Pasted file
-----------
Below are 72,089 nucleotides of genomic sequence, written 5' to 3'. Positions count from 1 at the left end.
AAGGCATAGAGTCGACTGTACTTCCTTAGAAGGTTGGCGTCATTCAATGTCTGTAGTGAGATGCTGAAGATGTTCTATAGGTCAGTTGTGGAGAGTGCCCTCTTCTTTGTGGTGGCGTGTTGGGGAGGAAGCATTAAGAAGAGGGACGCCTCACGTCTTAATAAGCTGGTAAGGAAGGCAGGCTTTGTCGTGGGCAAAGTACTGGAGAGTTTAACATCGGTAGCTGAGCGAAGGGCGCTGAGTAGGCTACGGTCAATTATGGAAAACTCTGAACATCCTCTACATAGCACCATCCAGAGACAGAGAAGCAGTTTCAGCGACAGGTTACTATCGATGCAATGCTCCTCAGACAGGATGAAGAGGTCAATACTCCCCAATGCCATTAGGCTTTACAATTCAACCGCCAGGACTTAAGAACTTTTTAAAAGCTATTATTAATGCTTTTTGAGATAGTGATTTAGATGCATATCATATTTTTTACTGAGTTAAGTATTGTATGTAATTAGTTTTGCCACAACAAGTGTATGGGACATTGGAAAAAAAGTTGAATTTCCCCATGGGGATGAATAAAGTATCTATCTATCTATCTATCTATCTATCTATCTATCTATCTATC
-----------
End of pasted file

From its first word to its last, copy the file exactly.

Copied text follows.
Below are 72,089 nucleotides of genomic sequence, written 5' to 3'. Positions count from 1 at the left end.
AAGGCATAGAGTCGACTGTACTTCCTTAGAAGGTTGGCGTCATTCAATGTCTGTAGTGAGATGCTGAAGATGTTCTATAGGTCAGTTGTGGAGAGTGCCCTCTTCTTTGTGGTGGCGTGTTGGGGAGGAAGCATTAAGAAGAGGGACGCCTCACGTCTTAATAAGCTGGTAAGGAAGGCAGGCTTTGTCGTGGGCAAAGTACTGGAGAGTTTAACATCGGTAGCTGAGCGAAGGGCGCTGAGTAGGCTACGGTCAATTATGGAAAACTCTGAACATCCTCTACATAGCACCATCCAGAGACAGAGAAGCAGTTTCAGCGACAGGTTACTATCGATGCAATGCTCCTCAGACAGGATGAAGAGGTCAATACTCCCCAATGCCATTAGGCTTTACAATTCAACCGCCAGGACTTAAGAACTTTTTAAAAGCTATTATTAATGCTTTTTGAGATAGTGATTTAGATGCATATCATATTTTTTACTGAGTTAAGTATTGTATGTAATTAGTTTTGCCACAACAAGTGTATGGGACATTGGAAAAAAAGTTGAATTTCCCCATGGGGATGAATAAAGTATCTATCTATCTATCTATCTATCTATCTATCTATCTATCTATC